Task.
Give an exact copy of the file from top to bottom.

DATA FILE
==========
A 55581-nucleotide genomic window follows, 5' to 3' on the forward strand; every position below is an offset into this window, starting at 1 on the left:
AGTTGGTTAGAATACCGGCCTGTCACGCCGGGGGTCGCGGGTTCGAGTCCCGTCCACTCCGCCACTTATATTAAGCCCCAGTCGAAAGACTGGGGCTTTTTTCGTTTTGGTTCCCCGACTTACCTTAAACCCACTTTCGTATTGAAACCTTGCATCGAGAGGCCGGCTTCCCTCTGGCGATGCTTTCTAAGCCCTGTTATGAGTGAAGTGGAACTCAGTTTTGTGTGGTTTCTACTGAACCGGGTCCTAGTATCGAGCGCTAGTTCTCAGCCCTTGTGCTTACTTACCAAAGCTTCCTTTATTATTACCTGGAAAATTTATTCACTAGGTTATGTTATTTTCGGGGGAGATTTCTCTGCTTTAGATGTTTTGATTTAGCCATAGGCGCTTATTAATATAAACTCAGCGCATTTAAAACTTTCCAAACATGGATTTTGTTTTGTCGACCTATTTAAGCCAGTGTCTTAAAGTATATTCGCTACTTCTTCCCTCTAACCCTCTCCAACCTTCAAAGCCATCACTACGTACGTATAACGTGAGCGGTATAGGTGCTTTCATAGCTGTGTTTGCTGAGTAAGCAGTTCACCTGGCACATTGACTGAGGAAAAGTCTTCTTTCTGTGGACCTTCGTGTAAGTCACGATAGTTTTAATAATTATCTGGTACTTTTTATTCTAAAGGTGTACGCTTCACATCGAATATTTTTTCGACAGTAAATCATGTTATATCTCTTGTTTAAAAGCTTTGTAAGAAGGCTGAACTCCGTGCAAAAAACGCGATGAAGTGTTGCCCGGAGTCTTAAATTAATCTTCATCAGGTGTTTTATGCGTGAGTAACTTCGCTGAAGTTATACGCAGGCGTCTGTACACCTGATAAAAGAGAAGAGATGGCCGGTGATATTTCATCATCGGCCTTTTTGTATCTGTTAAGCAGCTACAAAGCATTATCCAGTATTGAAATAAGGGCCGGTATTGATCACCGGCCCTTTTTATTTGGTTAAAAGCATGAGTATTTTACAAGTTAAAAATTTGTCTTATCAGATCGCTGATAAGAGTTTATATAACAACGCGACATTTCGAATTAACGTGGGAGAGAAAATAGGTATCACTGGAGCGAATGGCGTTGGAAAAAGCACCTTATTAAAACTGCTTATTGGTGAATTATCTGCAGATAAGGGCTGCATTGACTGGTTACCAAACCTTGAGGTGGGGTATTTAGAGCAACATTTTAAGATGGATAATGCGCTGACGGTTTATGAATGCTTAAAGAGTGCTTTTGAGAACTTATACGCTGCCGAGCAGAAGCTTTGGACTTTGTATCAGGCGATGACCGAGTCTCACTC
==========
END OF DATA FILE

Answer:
A 55581-nucleotide genomic window follows, 5' to 3' on the forward strand; every position below is an offset into this window, starting at 1 on the left:
AGTTGGTTAGAATACCGGCCTGTCACGCCGGGGGTCGCGGGTTCGAGTCCCGTCCACTCCGCCACTTATATTAAGCCCCAGTCGAAAGACTGGGGCTTTTTTCGTTTTGGTTCCCCGACTTACCTTAAACCCACTTTCGTATTGAAACCTTGCATCGAGAGGCCGGCTTCCCTCTGGCGATGCTTTCTAAGCCCTGTTATGAGTGAAGTGGAACTCAGTTTTGTGTGGTTTCTACTGAACCGGGTCCTAGTATCGAGCGCTAGTTCTCAGCCCTTGTGCTTACTTACCAAAGCTTCCTTTATTATTACCTGGAAAATTTATTCACTAGGTTATGTTATTTTCGGGGGAGATTTCTCTGCTTTAGATGTTTTGATTTAGCCATAGGCGCTTATTAATATAAACTCAGCGCATTTAAAACTTTCCAAACATGGATTTTGTTTTGTCGACCTATTTAAGCCAGTGTCTTAAAGTATATTCGCTACTTCTTCCCTCTAACCCTCTCCAACCTTCAAAGCCATCACTACGTACGTATAACGTGAGCGGTATAGGTGCTTTCATAGCTGTGTTTGCTGAGTAAGCAGTTCACCTGGCACATTGACTGAGGAAAAGTCTTCTTTCTGTGGACCTTCGTGTAAGTCACGATAGTTTTAATAATTATCTGGTACTTTTTATTCTAAAGGTGTACGCTTCACATCGAATATTTTTTCGACAGTAAATCATGTTATATCTCTTGTTTAAAAGCTTTGTAAGAAGGCTGAACTCCGTGCAAAAAACGCGATGAAGTGTTGCCCGGAGTCTTAAATTAATCTTCATCAGGTGTTTTATGCGTGAGTAACTTCGCTGAAGTTATACGCAGGCGTCTGTACACCTGATAAAAGAGAAGAGATGGCCGGTGATATTTCATCATCGGCCTTTTTGTATCTGTTAAGCAGCTACAAAGCATTATCCAGTATTGAAATAAGGGCCGGTATTGATCACCGGCCCTTTTTATTTGGTTAAAAGCATGAGTATTTTACAAGTTAAAAATTTGTCTTATCAGATCGCTGATAAGAGTTTATATAACAACGCGACATTTCGAATTAACGTGGGAGAGAAAATAGGTATCACTGGAGCGAATGGCGTTGGAAAAAGCACCTTATTAAAACTGCTTATTGGTGAATTATCTGCAGATAAGGGCTGCATTGACTGGTTACCAAACCTTGAGGTGGGGTATTTAGAGCAACATTTTAAGATGGATAATGCGCTGACGGTTTATGAATGCTTAAAGAGTGCTTTTGAGAACTTATACGCTGCCGAGCAGAAGCTTTGGACTTTGTATCAGGCGATGACCGAGTCTCACTC